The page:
Spring 1998: The Gondoliers


There are several stories about the genesis of The Gondoliers which give us insight into the opera. One is that Gilbert was so annoyed by the complaints of company members that they did not have big enough parts, and so angry at Jessie Bond who demanded a higher salary for her contributions to the success of the operas, that he declared, "I'll write an opera in which there will be no principal parts!" Rather, what he wrote is an opera in which the principal parts are nearly equal, in length and memorability. It seems appropriate, then, that the main theme of the piece is equality. Marco and Giuseppe hope to operate a monarchy on republican principals, so "all shall equal be." But this plan fails. In the world of Gilbert and Sullivan, success went to those who recognized and abided by the "natural" hierarchy of classes. To treat everyone equally was a comic idea for Gilbert; as Don Alhambra points out, "When everybody is somebody, then no one's anybody." In the end, monarchy, and therefore order and balance, are restored.

Another factor that went into the process that created The Gondoliers was Sullivan's increasing desire to write more serious works, a grand opera if possible. Sullivan had in fact requested of Gilbert that they turn their attention to more serious themes and allow the music to have more importance in their works. Gilbert had responded that Yeomen of the Guard, which was very serious, had not been well-received, and besides, he didn't want music swamping his lyrics. This issue lead to a tremendous quarrel between the two over which element — music or words — had or should have dominance in the collaboration, and the quarrel was still in progress during the writing of The Gondoliers. It is interesting to note, then, that the first twenty minutes of the show is entirely sung, as in grand opera. One theory is that this choice was Gilbert's attempt to meet Sullivan halfway in his desires. In any event, The Gondoliers is unlike any of the other operetta in this regard.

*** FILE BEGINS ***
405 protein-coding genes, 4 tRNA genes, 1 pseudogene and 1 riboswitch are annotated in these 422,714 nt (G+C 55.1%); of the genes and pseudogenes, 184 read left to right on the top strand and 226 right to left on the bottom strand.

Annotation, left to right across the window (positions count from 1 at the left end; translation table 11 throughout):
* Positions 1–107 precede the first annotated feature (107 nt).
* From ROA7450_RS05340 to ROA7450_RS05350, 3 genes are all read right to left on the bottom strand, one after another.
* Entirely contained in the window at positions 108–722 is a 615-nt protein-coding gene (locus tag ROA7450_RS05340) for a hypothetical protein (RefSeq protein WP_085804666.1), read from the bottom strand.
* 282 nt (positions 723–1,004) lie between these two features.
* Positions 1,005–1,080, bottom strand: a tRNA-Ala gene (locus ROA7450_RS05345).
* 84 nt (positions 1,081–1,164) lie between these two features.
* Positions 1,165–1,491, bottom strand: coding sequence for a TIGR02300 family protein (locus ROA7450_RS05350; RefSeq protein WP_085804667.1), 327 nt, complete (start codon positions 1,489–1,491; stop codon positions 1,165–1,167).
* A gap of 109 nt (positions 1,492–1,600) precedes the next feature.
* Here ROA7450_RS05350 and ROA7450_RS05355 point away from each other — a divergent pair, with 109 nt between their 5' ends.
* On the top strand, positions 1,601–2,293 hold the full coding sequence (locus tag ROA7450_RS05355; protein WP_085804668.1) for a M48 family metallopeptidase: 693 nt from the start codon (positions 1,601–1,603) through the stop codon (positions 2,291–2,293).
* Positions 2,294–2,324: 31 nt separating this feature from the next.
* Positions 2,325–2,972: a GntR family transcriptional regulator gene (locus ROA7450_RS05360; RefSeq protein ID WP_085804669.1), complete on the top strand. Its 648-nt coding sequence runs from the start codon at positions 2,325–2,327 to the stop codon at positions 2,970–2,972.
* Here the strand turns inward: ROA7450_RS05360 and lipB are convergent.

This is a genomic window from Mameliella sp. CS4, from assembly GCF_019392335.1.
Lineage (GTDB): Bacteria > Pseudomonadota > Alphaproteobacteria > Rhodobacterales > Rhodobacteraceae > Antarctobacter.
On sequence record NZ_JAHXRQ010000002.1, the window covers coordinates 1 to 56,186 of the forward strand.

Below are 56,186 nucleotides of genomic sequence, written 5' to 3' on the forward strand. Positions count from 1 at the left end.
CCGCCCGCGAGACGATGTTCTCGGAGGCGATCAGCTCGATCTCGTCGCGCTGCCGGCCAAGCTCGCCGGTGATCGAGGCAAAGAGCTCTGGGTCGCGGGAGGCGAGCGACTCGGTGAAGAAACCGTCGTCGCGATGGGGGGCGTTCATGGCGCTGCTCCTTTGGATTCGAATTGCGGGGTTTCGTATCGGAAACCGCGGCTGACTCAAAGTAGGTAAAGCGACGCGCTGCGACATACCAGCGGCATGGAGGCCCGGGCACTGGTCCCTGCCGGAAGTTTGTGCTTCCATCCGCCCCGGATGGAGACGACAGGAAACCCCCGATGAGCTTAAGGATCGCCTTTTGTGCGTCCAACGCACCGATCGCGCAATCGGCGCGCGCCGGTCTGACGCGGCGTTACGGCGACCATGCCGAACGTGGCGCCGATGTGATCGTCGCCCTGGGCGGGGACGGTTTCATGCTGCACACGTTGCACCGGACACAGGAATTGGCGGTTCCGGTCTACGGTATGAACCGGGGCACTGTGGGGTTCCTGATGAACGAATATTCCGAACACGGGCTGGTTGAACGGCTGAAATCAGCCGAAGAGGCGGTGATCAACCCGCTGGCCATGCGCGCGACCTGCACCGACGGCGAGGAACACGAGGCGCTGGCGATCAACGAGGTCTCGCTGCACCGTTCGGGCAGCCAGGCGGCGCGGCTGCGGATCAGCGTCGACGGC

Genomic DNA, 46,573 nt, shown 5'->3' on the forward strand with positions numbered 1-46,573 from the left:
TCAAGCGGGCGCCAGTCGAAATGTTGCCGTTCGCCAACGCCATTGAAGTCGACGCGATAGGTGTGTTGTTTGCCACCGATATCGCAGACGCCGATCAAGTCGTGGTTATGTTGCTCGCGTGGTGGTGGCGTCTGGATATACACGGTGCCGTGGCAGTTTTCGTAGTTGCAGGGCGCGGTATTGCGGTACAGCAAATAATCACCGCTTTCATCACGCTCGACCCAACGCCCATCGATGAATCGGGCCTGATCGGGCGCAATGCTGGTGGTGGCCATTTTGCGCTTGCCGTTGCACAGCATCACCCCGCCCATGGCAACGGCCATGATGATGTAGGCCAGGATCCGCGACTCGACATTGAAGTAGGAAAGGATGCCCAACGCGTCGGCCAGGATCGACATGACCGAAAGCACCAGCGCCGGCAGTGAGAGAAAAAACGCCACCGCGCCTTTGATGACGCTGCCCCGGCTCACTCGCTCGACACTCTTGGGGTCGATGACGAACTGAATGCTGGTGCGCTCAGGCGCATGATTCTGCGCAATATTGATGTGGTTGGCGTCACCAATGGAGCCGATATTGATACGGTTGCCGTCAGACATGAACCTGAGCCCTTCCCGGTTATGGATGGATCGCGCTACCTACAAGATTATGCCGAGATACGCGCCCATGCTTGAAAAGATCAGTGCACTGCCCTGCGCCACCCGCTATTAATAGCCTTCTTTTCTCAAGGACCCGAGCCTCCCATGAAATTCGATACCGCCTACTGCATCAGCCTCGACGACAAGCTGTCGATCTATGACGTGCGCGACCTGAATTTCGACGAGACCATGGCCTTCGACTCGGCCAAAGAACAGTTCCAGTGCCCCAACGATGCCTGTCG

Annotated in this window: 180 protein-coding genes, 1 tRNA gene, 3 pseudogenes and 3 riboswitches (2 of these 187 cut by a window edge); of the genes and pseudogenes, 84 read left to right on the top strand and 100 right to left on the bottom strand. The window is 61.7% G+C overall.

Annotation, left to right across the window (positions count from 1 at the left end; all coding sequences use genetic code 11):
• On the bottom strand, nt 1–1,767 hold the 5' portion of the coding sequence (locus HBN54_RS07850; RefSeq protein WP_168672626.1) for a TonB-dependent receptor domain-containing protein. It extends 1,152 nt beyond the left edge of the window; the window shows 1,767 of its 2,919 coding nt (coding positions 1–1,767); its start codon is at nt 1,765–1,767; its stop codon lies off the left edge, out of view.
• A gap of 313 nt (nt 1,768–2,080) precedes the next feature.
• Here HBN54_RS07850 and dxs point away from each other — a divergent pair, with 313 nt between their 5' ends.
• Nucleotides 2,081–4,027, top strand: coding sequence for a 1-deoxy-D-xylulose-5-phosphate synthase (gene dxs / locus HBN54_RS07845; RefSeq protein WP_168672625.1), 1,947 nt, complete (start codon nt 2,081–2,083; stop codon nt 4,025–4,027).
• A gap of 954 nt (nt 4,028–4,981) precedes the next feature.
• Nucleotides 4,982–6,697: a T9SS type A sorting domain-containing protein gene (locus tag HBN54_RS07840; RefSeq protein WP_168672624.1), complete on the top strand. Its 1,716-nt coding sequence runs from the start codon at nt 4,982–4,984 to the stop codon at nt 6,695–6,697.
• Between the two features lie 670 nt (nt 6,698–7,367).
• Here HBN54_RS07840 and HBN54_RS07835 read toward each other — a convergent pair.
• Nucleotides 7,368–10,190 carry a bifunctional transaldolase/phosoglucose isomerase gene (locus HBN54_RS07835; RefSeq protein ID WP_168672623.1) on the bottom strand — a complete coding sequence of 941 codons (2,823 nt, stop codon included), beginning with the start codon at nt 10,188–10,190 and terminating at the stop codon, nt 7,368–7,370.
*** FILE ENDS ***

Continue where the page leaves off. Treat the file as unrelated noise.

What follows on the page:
So the story was born in the midst of discord and dissatisfaction, but nevertheless, it is one of the most lighthearted and upbeat of the whole canon of G&S. The conflicts are not life-threatening, few dark elements emerge, and no one is a villain. Welcome to Venice, land of sunshine and melody, romance and high spirits! See you in Act II on the mythical isle of Barataria.

-- Jean Gordon Ryon

Director: Jean Gordon Ryon
Assistant Director: Kathy Moore
Music Director: Hugh Brodsky
Choreography: Kathy Perconti, Jennifer L. Stocks


The Duke of Plaza Toro
Joel Hume
Brian Clickner
Don Alhambra del Bolero
Bill Hammond
Marco Palmieri
Ron Herman
Giuseppe Palmieri
Gerard S. Gombratto
Jonathan Mobley
Christopher A. Bork
Tracy Burdick
Bob Weeks
The Duchess of Plaza Toro
Pamela Good
Jeannie Hines
Kathy Perconti
Sarajane Fondiller
Anne Virgil
Julia Ferreira
Beth Holliday
Amanda Lobaugh


Terry Badger, Terry Benedict, Rachael Bonter, Cynthia Brone, Josette Cameron, Fran Carlisi-Paxson, Lilah Crews-Pless, Peter Dunbar, Mike Fedyk, Shannon Fedyk, Nancy Galletto, Paula Gullo, Stephen Gullo, Isabele Henry, David Holliday, Jordu Kelly-Sutliff, Patti Anne Montrois, Kathy Moore, Sam Nelson, David Odgers, Tracy Paradis, Gordon V. Penniston, Jeanne-Marie Rogers, Rob Royston, Laurel Schneiderman, Debra Schulman, Kelly A. Schultes, Karin Staples, Sean Taylor, Byron Wilmot


Rehearsal Pianist: Robert Blake


Bodie McCaffrey
Set Construction
Tracy Burdick
Costume Manager
Naomi Pless
Lighting Designer
Michele Denber

View The Gondoliers Photos on Flickr

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